We wouldn't be so bold as to say that the winter of our economic
discontent is over, but at least we think we detect a whiff
of spring in the air. So, to beat this metaphor further, our
March '09 newsletter presents you with a bouquet of tiny crocuses,
those hopeful harbingers of better times that we know eventually
Our first bit of happy news, of course, is that the stock market
actually went up recently more than one day in a row.
Then, on St. Patrick's Day, Reuters
reported that housing starts jumped an unexpected 22.2% in February,
"the biggest percentage rise since January 1990 and the
first gain since April." It's enough to make us want to
drink green beer.
a related article, they suggest that the economy may be
showing some signs of life, and note, "Sensing that the
worst may soon be over, investors have begun putting a bit more
money into some of the hardest hit sectors, including retailers
and home builders."
Still more: The Federal Reserve took the financial markets
by surprise with a
plan to pump about $1 trillion into the economy by buying
treasuries and mortgage-backed securities. Whatever else we
may think about this plan's effect on the dollar and future
inflation, it is likely to drive mortgage rates down just in
time for what would usually be the springtime home-buying season.
Just one day before the announcement, pundits were saying that
mortgages rates had surely gone as low as they could; now they're
saying 4% is not unthinkable.
And -- back in January, an article in Forbes saw incipient
signs of a "resurrection
in real estate."
All this doesn't exactly add up to the return of a roaring
bull-market economy, but at least it's a relief from the relentless
drumbeat of bad news to which we've become accustomed. It's
food for thought, and worthwhile reading.
Like winter, recessions eventually end. It would be nice to
say good-bye to both.
A colleague has brought a great web site to our attention.
AcademicEarth.org provides lectures from some of the leading
professors in the country.
Apropos our discussion of the economy, we found one in particular
that provided an very insightful, lucid, and entertaining explanation
of how we got into the current mess. In fact, it's called "Origins
of the Financial Mess" by Alan Blinder, Professor of Economics
and Public Affairs at the Woodrow Wilson School and co-director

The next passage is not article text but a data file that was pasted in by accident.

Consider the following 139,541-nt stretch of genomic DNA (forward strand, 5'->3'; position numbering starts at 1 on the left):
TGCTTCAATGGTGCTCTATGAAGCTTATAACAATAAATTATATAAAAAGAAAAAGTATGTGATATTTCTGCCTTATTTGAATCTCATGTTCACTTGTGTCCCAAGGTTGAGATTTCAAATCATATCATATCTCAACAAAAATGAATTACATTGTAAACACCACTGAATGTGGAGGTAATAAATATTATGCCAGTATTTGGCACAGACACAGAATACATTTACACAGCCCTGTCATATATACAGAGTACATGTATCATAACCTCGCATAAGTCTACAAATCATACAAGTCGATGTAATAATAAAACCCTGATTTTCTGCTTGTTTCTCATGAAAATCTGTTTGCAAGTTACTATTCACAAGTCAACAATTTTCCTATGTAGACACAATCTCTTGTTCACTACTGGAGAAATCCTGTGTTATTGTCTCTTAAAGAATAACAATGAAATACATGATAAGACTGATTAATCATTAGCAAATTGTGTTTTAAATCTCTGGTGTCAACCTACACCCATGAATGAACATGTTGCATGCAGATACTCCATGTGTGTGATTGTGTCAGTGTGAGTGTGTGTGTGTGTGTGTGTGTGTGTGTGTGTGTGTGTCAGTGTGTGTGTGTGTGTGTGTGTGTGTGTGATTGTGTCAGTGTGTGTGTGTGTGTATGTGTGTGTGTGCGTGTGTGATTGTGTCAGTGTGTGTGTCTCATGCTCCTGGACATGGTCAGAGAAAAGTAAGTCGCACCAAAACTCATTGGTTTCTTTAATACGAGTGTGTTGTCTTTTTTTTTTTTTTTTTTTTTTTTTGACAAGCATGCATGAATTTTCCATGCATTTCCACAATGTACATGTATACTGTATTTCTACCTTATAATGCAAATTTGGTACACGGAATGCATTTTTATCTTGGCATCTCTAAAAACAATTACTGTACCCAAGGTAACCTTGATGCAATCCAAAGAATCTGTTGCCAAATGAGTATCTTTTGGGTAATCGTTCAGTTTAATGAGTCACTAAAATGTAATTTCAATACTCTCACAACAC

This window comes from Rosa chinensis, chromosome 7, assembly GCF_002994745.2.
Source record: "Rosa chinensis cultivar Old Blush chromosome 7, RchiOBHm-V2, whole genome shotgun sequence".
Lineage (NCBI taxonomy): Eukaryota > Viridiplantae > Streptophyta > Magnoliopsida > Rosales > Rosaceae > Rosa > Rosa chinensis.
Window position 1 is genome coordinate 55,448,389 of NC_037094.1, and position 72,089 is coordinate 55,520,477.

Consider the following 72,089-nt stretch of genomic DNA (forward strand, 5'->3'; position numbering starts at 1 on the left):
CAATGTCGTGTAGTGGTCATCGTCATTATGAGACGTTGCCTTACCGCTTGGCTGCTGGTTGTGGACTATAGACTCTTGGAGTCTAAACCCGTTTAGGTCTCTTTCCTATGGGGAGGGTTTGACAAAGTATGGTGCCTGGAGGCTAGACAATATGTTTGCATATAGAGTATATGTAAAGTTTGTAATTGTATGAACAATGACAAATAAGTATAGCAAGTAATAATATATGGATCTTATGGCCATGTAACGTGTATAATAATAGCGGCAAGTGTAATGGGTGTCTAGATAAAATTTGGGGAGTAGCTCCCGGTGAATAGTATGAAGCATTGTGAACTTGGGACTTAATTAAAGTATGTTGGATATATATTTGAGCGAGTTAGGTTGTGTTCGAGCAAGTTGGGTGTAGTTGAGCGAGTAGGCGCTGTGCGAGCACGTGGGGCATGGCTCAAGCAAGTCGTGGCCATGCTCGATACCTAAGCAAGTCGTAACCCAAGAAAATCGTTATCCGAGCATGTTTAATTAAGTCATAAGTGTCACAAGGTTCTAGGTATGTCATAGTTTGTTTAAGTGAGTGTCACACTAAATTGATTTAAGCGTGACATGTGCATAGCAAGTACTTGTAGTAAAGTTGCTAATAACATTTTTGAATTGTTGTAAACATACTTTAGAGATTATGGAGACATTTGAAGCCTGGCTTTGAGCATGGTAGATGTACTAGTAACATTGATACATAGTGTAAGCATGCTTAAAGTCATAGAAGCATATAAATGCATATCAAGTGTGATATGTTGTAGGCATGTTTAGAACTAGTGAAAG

of Princeton's Center for Economic Policy Studies.
to the "Learn" page at realdata.com for a link
to the video of this lecture. In future newsletters, we plan
to tell you about other content at this site that we think is
important to you as an investor or developer.
a signed copy of Frank's latest book... FREE
RealData founder Frank Gallinelli's first book, What Every
Real Estate Investor Needs to Know About Cash Flow..., has
been one of the top-selling real estate books since its release
in 2004. He now has a sequel -- Mastering Real Estate Investment:
Examples, Metrics and Case Studies -- and you can get a
signed copy at no charge.
the deal: This offer was supposed to end on March 15, but
our customers really seem to like this, so we're extending the
offer until Tax Day -- April 15. Between now and April 15, 2009
purchase any RealData software package of $99 or more and we'll
send you a signed copy of Frank Gallinelli's Mastering Real
Estate Investment: Examples, Metrics and Case Studies.
You can buy this book from Amazon or barnesandnoble.com. Or
you can get a signed copy at no charge if you purchase any RealData
software product of $99 or more. More good news: When you place
your software order, we'll ship your book via USPS (under separate
cover) also at no charge.
This is a great deal but it's only until April 15 and only
to U.S. shipping addresses, so don't delay. Limit of one copy
You can get more info about this and Frank's other books at
On that page you'll also find links directly to the Amazon page
for each book.
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